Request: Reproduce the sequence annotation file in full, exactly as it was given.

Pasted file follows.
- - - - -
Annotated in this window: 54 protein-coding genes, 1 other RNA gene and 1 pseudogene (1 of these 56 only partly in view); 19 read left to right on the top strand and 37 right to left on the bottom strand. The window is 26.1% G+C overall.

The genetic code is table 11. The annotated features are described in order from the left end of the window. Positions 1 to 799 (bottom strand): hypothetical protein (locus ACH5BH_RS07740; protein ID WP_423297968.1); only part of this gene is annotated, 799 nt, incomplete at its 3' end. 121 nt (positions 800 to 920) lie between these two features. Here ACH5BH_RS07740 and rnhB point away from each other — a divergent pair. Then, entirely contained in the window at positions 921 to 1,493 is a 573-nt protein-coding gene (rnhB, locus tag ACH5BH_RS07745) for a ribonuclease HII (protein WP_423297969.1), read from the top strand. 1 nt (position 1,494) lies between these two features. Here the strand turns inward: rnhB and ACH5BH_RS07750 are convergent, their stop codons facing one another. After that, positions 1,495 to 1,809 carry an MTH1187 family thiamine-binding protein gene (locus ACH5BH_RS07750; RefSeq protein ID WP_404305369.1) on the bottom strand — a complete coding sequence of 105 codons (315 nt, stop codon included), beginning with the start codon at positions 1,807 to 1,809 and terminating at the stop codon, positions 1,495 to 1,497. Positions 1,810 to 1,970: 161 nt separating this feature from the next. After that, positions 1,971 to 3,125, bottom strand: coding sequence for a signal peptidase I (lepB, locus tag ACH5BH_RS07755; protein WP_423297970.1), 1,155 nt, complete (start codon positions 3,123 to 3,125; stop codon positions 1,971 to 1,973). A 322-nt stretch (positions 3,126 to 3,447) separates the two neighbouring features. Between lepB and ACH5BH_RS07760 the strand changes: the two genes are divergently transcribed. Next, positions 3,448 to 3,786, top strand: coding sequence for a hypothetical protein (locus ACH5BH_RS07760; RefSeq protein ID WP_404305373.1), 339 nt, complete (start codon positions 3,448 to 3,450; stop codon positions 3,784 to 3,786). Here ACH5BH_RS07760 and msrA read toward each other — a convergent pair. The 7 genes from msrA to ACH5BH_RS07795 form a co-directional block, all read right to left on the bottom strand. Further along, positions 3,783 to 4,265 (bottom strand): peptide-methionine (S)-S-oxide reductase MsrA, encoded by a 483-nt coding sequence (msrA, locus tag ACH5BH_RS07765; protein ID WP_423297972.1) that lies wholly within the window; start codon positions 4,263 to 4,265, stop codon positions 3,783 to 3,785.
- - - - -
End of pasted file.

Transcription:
Annotated in this window: 54 protein-coding genes, 1 other RNA gene and 1 pseudogene (1 of these 56 only partly in view); 19 read left to right on the top strand and 37 right to left on the bottom strand. The window is 26.1% G+C overall.

The genetic code is table 11. The annotated features are described in order from the left end of the window. Positions 1 to 799 (bottom strand): hypothetical protein (locus ACH5BH_RS07740; protein ID WP_423297968.1); only part of this gene is annotated, 799 nt, incomplete at its 3' end. 121 nt (positions 800 to 920) lie between these two features. Here ACH5BH_RS07740 and rnhB point away from each other — a divergent pair. Then, entirely contained in the window at positions 921 to 1,493 is a 573-nt protein-coding gene (rnhB, locus tag ACH5BH_RS07745) for a ribonuclease HII (protein WP_423297969.1), read from the top strand. 1 nt (position 1,494) lies between these two features. Here the strand turns inward: rnhB and ACH5BH_RS07750 are convergent, their stop codons facing one another. After that, positions 1,495 to 1,809 carry an MTH1187 family thiamine-binding protein gene (locus ACH5BH_RS07750; RefSeq protein ID WP_404305369.1) on the bottom strand — a complete coding sequence of 105 codons (315 nt, stop codon included), beginning with the start codon at positions 1,807 to 1,809 and terminating at the stop codon, positions 1,495 to 1,497. Positions 1,810 to 1,970: 161 nt separating this feature from the next. After that, positions 1,971 to 3,125, bottom strand: coding sequence for a signal peptidase I (lepB, locus tag ACH5BH_RS07755; protein WP_423297970.1), 1,155 nt, complete (start codon positions 3,123 to 3,125; stop codon positions 1,971 to 1,973). A 322-nt stretch (positions 3,126 to 3,447) separates the two neighbouring features. Between lepB and ACH5BH_RS07760 the strand changes: the two genes are divergently transcribed. Next, positions 3,448 to 3,786, top strand: coding sequence for a hypothetical protein (locus ACH5BH_RS07760; RefSeq protein ID WP_404305373.1), 339 nt, complete (start codon positions 3,448 to 3,450; stop codon positions 3,784 to 3,786). Here ACH5BH_RS07760 and msrA read toward each other — a convergent pair. The 7 genes from msrA to ACH5BH_RS07795 form a co-directional block, all read right to left on the bottom strand. Further along, positions 3,783 to 4,265 (bottom strand): peptide-methionine (S)-S-oxide reductase MsrA, encoded by a 483-nt coding sequence (msrA, locus tag ACH5BH_RS07765; protein ID WP_423297972.1) that lies wholly within the window; start codon positions 4,263 to 4,265, stop codon positions 3,783 to 3,785.